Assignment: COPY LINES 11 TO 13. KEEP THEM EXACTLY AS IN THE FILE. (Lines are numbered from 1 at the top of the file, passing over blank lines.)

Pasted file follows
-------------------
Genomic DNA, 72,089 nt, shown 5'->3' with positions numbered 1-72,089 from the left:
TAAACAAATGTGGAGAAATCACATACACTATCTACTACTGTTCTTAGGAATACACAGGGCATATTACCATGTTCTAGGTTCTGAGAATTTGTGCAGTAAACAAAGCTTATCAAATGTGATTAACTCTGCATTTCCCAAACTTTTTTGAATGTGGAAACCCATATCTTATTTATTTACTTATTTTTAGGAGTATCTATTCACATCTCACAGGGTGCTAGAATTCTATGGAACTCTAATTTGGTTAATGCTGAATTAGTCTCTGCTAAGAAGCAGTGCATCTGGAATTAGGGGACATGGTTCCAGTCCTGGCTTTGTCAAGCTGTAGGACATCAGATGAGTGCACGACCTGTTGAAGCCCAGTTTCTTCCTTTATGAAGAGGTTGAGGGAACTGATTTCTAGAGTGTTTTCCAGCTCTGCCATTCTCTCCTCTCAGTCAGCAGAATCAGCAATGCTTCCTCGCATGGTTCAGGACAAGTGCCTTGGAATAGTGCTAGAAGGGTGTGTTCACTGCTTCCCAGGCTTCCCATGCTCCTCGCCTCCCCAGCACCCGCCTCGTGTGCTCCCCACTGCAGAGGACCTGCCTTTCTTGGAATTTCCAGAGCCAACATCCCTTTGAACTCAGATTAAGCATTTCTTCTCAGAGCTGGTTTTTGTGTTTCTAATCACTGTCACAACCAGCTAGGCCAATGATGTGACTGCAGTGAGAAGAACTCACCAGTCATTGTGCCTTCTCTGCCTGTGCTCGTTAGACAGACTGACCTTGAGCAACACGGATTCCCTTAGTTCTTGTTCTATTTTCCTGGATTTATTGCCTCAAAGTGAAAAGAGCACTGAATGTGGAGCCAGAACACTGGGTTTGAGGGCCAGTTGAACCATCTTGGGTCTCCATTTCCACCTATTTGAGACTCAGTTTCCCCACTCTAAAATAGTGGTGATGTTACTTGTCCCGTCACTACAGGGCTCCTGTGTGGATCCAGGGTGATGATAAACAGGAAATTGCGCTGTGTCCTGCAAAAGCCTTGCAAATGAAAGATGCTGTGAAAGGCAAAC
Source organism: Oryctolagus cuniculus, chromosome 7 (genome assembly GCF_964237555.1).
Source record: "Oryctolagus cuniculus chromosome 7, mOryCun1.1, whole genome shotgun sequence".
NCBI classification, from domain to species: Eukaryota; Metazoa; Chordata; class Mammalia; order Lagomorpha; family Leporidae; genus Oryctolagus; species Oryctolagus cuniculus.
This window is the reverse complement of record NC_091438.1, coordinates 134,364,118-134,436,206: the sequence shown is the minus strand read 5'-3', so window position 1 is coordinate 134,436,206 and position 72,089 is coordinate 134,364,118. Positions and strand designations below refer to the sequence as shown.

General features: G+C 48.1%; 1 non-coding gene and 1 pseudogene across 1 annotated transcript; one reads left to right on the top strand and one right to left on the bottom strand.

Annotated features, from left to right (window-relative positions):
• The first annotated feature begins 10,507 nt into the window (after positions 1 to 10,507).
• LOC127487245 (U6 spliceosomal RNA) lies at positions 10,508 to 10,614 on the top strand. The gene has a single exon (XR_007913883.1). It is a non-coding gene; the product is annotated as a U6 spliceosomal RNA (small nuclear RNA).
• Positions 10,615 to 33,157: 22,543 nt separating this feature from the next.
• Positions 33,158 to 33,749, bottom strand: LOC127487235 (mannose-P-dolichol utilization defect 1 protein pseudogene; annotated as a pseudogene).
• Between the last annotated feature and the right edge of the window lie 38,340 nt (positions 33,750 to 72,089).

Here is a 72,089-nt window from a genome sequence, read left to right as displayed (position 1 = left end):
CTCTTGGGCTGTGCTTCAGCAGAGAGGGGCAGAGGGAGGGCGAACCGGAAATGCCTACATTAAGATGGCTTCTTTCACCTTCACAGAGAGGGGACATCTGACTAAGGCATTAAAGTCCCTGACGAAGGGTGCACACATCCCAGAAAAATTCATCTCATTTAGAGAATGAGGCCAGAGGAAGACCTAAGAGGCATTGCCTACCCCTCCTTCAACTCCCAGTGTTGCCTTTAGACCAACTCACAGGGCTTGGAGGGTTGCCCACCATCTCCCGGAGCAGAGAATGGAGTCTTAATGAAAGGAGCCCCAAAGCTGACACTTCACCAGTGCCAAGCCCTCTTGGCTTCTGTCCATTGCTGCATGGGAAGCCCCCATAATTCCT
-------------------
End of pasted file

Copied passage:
• Positions 10,615 to 33,157: 22,543 nt separating this feature from the next.
• Positions 33,158 to 33,749, bottom strand: LOC127487235 (mannose-P-dolichol utilization defect 1 protein pseudogene; annotated as a pseudogene).
• Between the last annotated feature and the right edge of the window lie 38,340 nt (positions 33,750 to 72,089).